If half of your organic raised bed or container garden is made up of nutrient-rich compost/organic matter, fertilizer shouldn’t be necessary, especially if you you have used a blend of composts to fill your bed. If your soil is made up mostly of topsoil, however, fertilizer can give your bed an added boost.
A healthy garden is full of soil microorganisms, which include bacteria, fungi, nematodes and protozoa, as well as millipedes, beetles and earthworms. They break down the plant tissues and their waste adds to the organic matter of the soil, adding nutrients which will be readily absorbed by the plant roots. The microorganisms in the soil respond to organic matter with increased reproduction and growth, which enriches the soil further. Chemical (non-organic) fertilizers leave behind salt, which makes for an unwelcoming environment for the organisms that you need to hang out in your soil and add nutrients. The key is finding good organic fertilizers that will add the nutrients and minerals that your young raised bed doesn’t yet have in huge supply.
One of the best natural fertilizers is Vermicompost (yep, worm poop). Unlike regular compost, worm castings have insecticidal, antibiotics and fungicidal properties that help crops fight off disease and infestations of insects. Worm castings also release nutrients slowly, so you can put 1-2” in the bottom of each planting hole and know that it will continue to feed the plant for several months. A little goes a long way, and it’s not very expensive; you can get almost 5 lbs of Wiggle Worm Castings for about $12. Or, you can get yourself a Worm Factory Composter and get rid of your table scraps while harvesting valuable worm castings.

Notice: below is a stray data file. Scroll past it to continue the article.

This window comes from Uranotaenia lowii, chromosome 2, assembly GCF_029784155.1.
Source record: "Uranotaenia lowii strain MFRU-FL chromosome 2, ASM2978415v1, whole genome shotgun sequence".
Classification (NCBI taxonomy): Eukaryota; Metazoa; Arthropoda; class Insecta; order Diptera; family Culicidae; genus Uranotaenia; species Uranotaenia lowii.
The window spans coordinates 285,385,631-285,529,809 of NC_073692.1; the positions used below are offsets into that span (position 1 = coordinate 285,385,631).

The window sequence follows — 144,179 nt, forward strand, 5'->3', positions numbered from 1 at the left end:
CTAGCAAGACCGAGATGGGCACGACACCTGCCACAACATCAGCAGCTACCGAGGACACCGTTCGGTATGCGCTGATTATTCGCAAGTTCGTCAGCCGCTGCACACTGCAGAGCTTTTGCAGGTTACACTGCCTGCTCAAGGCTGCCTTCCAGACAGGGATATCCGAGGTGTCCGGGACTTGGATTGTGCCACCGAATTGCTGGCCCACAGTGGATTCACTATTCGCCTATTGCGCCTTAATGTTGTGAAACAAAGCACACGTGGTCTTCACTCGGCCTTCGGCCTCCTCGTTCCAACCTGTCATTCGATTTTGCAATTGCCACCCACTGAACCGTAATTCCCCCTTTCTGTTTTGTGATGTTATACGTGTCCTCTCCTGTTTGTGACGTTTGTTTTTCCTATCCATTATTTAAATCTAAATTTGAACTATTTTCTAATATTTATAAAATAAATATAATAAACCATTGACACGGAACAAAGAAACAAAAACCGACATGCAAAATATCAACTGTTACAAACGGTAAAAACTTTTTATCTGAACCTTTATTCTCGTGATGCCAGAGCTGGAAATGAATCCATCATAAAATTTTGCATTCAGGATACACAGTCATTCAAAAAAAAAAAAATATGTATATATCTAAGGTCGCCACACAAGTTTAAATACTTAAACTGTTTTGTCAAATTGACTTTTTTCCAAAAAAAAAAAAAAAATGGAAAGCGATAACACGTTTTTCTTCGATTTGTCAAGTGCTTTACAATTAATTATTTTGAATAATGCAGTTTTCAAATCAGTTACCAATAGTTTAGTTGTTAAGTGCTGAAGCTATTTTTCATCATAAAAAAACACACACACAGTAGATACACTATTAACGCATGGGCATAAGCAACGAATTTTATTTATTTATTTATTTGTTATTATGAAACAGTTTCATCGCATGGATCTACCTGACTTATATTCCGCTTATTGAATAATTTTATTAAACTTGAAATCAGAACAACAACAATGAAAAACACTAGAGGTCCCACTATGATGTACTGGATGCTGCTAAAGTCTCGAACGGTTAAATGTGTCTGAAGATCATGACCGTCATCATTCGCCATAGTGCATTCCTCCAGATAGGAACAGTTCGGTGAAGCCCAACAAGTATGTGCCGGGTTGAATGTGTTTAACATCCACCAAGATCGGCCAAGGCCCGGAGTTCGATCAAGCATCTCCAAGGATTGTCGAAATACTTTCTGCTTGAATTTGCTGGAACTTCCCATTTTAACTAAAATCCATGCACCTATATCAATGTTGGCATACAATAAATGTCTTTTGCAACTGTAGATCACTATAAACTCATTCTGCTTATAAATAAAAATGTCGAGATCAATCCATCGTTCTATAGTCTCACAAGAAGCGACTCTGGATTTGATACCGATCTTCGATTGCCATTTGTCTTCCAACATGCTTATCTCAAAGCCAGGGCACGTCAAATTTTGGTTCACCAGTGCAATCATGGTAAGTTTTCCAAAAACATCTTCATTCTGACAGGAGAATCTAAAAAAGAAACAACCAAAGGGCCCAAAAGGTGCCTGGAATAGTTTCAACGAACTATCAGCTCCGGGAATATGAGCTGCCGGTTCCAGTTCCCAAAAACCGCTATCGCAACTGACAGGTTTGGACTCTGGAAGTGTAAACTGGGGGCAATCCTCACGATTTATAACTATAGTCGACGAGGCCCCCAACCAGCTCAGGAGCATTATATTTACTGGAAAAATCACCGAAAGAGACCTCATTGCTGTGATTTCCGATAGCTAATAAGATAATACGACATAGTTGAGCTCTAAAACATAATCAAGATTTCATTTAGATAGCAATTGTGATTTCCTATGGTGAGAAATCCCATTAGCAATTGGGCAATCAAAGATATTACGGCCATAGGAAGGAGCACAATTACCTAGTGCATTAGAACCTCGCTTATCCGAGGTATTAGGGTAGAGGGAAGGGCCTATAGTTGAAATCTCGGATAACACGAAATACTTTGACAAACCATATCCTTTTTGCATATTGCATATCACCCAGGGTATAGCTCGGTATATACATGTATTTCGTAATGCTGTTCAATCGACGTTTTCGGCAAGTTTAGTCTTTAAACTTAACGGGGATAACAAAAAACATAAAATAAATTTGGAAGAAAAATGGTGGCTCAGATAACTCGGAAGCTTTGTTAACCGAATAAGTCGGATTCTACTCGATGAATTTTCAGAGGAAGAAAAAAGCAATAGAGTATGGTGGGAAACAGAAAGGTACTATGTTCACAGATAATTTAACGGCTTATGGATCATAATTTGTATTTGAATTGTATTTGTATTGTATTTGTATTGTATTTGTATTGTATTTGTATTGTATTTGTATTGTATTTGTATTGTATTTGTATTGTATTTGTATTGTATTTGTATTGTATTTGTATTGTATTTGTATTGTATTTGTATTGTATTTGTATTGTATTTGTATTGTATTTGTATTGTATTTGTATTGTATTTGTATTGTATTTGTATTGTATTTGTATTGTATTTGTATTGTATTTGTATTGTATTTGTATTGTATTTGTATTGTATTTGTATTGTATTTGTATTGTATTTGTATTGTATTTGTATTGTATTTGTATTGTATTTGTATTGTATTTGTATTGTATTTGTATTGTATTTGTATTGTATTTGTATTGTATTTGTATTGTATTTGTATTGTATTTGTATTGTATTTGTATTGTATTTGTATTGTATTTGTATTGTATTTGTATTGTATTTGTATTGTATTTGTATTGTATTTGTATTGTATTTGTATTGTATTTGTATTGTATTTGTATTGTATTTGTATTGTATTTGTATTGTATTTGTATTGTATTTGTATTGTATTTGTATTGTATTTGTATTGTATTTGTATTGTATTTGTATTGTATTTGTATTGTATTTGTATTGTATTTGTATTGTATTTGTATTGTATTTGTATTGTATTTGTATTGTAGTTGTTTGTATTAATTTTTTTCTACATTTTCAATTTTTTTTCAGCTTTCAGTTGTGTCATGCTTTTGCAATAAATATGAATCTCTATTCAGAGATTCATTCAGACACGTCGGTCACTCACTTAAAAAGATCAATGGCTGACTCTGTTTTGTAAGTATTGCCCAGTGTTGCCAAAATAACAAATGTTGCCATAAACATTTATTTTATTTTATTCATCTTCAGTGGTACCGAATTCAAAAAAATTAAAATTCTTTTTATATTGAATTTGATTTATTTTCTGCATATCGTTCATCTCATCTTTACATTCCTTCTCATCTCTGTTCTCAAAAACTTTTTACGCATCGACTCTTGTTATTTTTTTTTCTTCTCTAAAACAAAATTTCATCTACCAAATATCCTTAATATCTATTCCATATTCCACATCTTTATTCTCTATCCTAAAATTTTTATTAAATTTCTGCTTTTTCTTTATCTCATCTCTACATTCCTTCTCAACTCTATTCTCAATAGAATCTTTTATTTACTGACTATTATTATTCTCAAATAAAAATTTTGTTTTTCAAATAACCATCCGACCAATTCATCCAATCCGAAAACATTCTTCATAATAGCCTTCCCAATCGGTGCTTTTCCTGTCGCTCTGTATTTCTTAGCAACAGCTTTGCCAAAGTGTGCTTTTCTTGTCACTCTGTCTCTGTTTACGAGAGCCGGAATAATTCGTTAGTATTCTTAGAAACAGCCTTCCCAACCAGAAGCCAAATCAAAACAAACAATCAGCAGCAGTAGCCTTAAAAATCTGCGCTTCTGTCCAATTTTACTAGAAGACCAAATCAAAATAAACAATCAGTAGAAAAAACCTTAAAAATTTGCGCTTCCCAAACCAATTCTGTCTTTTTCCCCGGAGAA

Coffee grounds are also a great organic fertilizer for acid-loving plants like roses and blueberries. We take the grounds from our morning coffee once a week or so and sprinkle around the base of our blueberry plants.
In past years, we have occasionally used a simple fertilizer to give all of the plants a boost halfway through the season.
Gardener’s Supply Company All-Purpose Fertilizer - This is a fertilizer designed to release slowly over the course of the season, and will not burn roots.
During the 2012 gardening season, we are trying out the product below:
Gardener’s Supply Company’s Organic Tomato Fertilizer - This product is similar to the All-Purpose Fertilizer, but has added phosphorus for large, abundant fruit.
And what could be better to add to the garden when your soil is low on compost? MORE COMPOST, of course:
Energy Buttons - This product is a mix of composted cow manure, composted chicken manure and calcium formed into pellets for easy distribution. Energy Buttons are designed to slowly release energy boosts over the entire season.